• Seeing the “unsettled feelings” as “just the way it is”.  In actuality, there really is no answer.  It is just the nature of life.
  • Trying to decrease the things that seem to aggravate the “unsettled feeling”.  That is to say, if work is too much of a burden try to change it.

What this shows is that there is a degree of control we can have over ‘life irritation’.  More specifically, this control is usually done in a number of ways:

  • Avoiding things that aggravate it.
  • Decreasing the influence of things that aggravate it.

I would say that much of life is doing these things.  Most people, I think, do this naturally and unaware, at least to some extent.

But one must be careful not to become “numb-in-life”.  That is to say, to become non-feeling, or numb, as a way to deal with the irritation of life.

The solution to ‘life irritation’ is not in complete avoidance and ignoring.  In actuality, it seems that the best way to deal with ‘life irritation’ is in accepting according to ones means and ability.  In other words, one does these things:

  • One avoids or decreases things that aggravate it, as stated above . . . this way, it stays within acceptable levels.
  • One “embraces” it and accepts its “uneasiness” . . . this is because it is, in actuality, the source of “living”.

As I said above, the irritation of life creates an “unsettlement”.  This same “unsettlement” is the source of life”, in actuality.  This more or less says that to “live” means to be “irritated” and “unsettled”.  When a person removes these away (such as in becoming “numb-in-life”) then one ceases to live, in my opinion.  A person will develop a vegetable-like quality and attitude in life.

It seems that one needs to move from “irritation” to what I call “passion”.  The difference between the two is:

  • “Irritation” – when the “irritation” is upon a person it is perceived as a separate overbearing entity.
  • “Passion” – when the “irritation” actually inspires a person.

In other words, the “irritation” needs to be turned into “passion”.  When this happens the “irritation” ceases to be “irritating” and becomes a source of living.  One could very well say that living is a dynamic word describing a dynamic situation which means an in-balance, which is being unsettled, which is irritating.  “Irritation”, then, is a natural part of the condition of living.

There seems to be a process to the movement from “irritation” to “passion.  Much of this entails the self.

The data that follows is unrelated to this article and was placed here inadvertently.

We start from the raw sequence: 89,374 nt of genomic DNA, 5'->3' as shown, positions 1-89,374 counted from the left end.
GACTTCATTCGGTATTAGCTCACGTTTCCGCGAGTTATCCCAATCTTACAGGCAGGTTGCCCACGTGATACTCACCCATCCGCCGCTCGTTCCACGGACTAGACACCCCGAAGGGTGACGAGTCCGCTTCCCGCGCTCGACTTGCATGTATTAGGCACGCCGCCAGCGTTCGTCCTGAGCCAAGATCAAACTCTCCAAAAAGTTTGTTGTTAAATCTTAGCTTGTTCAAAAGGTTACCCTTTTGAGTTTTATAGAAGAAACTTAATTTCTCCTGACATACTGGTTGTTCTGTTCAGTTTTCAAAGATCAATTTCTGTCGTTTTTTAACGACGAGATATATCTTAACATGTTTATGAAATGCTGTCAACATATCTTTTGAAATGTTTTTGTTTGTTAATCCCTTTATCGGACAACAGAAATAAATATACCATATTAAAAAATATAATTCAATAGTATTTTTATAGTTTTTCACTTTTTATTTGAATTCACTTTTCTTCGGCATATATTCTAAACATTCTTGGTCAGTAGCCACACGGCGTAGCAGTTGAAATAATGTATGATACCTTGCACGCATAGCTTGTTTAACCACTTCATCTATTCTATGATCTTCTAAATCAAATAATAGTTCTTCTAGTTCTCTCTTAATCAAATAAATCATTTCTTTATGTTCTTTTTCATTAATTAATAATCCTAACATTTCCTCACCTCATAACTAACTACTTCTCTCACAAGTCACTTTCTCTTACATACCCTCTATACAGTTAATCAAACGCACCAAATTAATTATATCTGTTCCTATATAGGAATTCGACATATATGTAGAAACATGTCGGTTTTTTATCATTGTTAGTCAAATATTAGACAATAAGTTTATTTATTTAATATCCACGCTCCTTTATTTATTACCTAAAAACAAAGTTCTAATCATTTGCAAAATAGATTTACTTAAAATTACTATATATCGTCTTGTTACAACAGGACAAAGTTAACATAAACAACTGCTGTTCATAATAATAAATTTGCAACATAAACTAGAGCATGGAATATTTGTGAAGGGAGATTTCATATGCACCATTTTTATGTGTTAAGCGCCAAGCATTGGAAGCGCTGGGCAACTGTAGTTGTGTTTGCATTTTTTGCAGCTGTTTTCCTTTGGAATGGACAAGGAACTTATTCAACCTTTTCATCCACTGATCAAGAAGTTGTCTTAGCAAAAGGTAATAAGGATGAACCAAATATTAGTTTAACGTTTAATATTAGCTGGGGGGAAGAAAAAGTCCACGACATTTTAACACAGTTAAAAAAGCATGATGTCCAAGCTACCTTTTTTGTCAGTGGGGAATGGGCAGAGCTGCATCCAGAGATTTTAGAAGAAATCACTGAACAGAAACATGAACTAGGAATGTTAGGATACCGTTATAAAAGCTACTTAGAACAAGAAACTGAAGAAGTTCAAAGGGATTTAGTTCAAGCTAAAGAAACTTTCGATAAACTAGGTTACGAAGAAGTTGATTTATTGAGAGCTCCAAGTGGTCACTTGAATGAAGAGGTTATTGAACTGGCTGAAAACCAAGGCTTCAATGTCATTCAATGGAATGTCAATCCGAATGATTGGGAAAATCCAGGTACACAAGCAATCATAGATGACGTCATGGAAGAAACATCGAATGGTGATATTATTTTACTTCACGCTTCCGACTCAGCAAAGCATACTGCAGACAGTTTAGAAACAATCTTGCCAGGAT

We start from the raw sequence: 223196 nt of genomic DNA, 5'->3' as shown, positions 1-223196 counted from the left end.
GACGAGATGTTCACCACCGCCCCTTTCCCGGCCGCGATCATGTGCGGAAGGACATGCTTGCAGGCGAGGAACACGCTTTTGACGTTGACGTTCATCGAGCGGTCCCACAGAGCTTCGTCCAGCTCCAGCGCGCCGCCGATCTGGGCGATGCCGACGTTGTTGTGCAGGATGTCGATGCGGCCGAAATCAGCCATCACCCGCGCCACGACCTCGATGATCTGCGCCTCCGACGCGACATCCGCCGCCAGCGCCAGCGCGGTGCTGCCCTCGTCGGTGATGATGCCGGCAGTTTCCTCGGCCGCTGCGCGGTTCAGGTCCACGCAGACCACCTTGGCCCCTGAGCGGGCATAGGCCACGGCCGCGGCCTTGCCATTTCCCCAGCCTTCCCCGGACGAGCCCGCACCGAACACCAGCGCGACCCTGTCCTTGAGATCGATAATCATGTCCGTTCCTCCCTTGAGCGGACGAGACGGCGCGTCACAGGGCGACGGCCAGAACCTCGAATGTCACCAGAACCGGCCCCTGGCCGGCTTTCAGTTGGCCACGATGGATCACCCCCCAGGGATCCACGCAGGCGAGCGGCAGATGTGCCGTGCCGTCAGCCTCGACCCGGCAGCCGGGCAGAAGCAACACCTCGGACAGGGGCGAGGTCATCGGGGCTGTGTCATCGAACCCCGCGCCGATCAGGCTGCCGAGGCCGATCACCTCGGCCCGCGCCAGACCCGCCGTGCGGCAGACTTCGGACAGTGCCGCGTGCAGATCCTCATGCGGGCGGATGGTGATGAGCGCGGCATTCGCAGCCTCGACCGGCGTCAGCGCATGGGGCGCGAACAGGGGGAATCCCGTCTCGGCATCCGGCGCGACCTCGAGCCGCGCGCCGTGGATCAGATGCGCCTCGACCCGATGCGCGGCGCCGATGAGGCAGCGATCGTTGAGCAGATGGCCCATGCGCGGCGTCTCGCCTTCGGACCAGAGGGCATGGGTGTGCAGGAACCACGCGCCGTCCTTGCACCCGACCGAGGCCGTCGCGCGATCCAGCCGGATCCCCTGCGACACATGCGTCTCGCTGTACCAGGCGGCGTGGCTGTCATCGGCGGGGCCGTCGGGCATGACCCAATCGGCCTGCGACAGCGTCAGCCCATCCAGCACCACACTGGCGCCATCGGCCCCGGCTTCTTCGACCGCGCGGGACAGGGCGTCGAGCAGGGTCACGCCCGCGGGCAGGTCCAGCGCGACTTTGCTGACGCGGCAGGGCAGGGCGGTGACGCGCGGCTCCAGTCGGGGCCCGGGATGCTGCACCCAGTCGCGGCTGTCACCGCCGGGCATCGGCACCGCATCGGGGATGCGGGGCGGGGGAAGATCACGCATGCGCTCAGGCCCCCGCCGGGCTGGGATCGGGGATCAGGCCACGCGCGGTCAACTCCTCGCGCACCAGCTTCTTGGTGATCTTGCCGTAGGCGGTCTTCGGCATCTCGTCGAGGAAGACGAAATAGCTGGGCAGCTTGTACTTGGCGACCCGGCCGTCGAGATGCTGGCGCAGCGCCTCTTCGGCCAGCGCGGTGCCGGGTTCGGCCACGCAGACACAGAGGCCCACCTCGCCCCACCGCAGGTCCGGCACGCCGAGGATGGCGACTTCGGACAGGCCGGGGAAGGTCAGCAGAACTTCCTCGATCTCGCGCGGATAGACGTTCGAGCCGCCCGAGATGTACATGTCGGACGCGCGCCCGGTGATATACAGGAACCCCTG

1. The “irritation”.  It appears and as if “shocks” the person into awareness.
  2. The “irritation” creates the formation of the self.  The “awareness shock” forces a self to appear to as if manage the awareness (see my article “Thoughts on the pre-self, primal self, world self, post-self, and the greater self“).
  3. The self embraces the “irritation”.  As I said above, the self is there to as if manage awareness.  In order to do this, the self requires a “maturity” to deal with the “irritation”.  This can be described as a well-rounded practical way at dealing with awareness.  In order to develop “maturity” the self requires various forms of support, growth, experience, direction, acceptance, coming to terms with “irritation”, etc.  In other words, the self needs more than a self to develop and grow.  It must be a healthy and mature self.
  4. The “irritation” and self grows as one.
  5. The “passion” appears.

One could then say that “passion” is when ‘life irritation’ and the self become one.  In this way, they become as if united and work in concert.  One could say that it is in these conditions that life is at its best.  In this way, it would say that ‘life irritation’ is when the self is not participating that well.  In some respects, ‘life irritation’ is a “sign” that some growth of the self is required.

Interestingly, when ‘life irritation’ begins to appear after “passion” has been established it can create problems.  Typically, “passion” is the growing of a specific aspect of the self in relation to the “irritation”.  In this way, it is very specific.  When a new form of “irritation” appears the already established “irritation”/self/”passion” orientation does not work anymore.  What this shows is that the “irritation”/self/”passion” association is very specific and, just because it has been established, it does not mean it works for all situations.  In other words, different forms of “irritation” requires a different forms of orientation to work and this requires a different aspect of the self.  This means that the creation of “passion” is an ongoing never-ending process.  It also means that there must be a continuing discovery of self.  In short, then, “passion” requires a continual ongoing revealing of ones self.  When this stops then ‘life irritation’ begins to appear.  This often happens in old age where people tend to seek discovery of their self (as its associated with the activity of youth).  As a result, its not uncommon that older people often tend to become “irritable”, ornery, grumpy, and bitter.

Copyright by Mike Michelsen

This entry was posted in Existence, Awareness, Beingness, Consciousness, Conceptionism, and such, Life in general, Philosophy, Psychology and psychoanalysis and tagged , , , , , . Bookmark the permalink.